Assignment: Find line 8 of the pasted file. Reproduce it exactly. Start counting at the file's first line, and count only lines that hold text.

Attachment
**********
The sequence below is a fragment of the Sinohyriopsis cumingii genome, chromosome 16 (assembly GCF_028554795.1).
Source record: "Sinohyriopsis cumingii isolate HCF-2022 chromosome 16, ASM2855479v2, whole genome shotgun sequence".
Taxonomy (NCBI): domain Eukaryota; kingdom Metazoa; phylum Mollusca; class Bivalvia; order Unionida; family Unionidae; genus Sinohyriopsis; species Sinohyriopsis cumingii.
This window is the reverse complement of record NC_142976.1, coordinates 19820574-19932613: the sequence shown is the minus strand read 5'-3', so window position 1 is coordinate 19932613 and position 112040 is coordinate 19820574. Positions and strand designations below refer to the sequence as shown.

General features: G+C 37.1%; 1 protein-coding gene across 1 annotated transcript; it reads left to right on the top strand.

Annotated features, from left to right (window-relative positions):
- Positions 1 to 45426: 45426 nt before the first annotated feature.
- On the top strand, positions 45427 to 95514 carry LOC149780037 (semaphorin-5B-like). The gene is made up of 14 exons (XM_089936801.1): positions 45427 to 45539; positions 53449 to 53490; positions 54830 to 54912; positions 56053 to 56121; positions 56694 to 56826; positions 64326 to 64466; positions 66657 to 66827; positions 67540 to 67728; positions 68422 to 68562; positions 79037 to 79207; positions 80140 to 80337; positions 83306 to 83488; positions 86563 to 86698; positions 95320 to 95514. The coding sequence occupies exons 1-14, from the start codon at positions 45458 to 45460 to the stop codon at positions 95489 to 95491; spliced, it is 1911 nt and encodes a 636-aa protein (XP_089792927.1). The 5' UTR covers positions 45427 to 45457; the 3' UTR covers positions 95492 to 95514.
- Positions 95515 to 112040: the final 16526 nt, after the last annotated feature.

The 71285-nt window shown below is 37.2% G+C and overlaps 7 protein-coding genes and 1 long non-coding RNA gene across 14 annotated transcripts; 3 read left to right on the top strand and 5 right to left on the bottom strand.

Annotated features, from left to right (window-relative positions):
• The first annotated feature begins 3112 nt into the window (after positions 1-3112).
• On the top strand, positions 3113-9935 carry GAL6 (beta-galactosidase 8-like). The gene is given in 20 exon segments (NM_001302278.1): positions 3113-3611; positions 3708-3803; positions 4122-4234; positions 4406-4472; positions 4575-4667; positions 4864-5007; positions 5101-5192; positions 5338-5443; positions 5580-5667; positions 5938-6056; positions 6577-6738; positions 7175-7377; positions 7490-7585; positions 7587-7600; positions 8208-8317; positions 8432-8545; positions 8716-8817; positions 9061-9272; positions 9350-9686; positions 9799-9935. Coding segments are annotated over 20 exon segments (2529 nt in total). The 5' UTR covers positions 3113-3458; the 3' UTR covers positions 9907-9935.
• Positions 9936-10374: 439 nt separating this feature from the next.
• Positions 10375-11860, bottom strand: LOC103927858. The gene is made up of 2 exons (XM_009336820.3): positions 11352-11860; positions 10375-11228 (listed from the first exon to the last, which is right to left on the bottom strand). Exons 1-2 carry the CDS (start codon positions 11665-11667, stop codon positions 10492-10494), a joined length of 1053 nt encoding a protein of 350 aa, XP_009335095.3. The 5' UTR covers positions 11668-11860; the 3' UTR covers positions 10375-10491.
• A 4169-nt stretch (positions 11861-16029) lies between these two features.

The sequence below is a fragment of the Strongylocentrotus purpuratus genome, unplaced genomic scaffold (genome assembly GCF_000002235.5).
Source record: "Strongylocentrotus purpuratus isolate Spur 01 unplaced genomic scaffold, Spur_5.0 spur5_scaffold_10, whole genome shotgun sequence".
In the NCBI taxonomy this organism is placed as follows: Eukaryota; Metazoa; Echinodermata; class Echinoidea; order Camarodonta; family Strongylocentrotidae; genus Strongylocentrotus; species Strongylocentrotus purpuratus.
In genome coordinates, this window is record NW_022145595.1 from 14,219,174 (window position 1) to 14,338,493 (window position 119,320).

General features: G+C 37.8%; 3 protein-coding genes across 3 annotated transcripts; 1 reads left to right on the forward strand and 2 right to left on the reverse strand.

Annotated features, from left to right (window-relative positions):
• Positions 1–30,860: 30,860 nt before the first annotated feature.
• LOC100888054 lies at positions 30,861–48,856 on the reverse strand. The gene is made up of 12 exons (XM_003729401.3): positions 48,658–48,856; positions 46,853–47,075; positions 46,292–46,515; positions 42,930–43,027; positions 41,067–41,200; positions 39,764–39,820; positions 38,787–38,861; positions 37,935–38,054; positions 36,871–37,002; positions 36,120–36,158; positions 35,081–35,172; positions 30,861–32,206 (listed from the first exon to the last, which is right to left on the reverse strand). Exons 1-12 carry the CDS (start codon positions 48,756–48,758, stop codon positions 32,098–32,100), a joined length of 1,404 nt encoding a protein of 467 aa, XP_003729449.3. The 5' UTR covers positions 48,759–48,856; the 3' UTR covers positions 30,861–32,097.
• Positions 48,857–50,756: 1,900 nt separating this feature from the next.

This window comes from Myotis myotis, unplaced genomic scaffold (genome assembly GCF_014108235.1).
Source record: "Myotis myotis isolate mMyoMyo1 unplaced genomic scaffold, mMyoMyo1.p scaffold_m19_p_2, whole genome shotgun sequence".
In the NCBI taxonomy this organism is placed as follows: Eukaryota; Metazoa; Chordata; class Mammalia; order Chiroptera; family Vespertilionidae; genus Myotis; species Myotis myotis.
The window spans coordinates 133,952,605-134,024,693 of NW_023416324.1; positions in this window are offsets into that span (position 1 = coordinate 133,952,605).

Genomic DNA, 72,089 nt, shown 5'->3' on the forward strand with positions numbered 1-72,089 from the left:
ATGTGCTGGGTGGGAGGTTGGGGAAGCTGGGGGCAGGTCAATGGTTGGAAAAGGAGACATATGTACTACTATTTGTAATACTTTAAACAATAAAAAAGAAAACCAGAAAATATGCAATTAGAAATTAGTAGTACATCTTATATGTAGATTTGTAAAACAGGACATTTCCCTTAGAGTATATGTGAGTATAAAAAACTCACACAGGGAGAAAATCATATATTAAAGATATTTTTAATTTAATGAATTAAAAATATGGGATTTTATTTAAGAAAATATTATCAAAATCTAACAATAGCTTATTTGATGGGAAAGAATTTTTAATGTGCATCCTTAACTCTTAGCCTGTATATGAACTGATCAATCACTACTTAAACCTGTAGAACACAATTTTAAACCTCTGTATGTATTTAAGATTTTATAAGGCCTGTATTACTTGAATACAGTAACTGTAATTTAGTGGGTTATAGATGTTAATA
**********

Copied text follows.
- On the top strand, positions 45427 to 95514 carry LOC149780037 (semaphorin-5B-like). The gene is made up of 14 exons (XM_089936801.1): positions 45427 to 45539; positions 53449 to 53490; positions 54830 to 54912; positions 56053 to 56121; positions 56694 to 56826; positions 64326 to 64466; positions 66657 to 66827; positions 67540 to 67728; positions 68422 to 68562; positions 79037 to 79207; positions 80140 to 80337; positions 83306 to 83488; positions 86563 to 86698; positions 95320 to 95514. The coding sequence occupies exons 1-14, from the start codon at positions 45458 to 45460 to the stop codon at positions 95489 to 95491; spliced, it is 1911 nt and encodes a 636-aa protein (XP_089792927.1). The 5' UTR covers positions 45427 to 45457; the 3' UTR covers positions 95492 to 95514.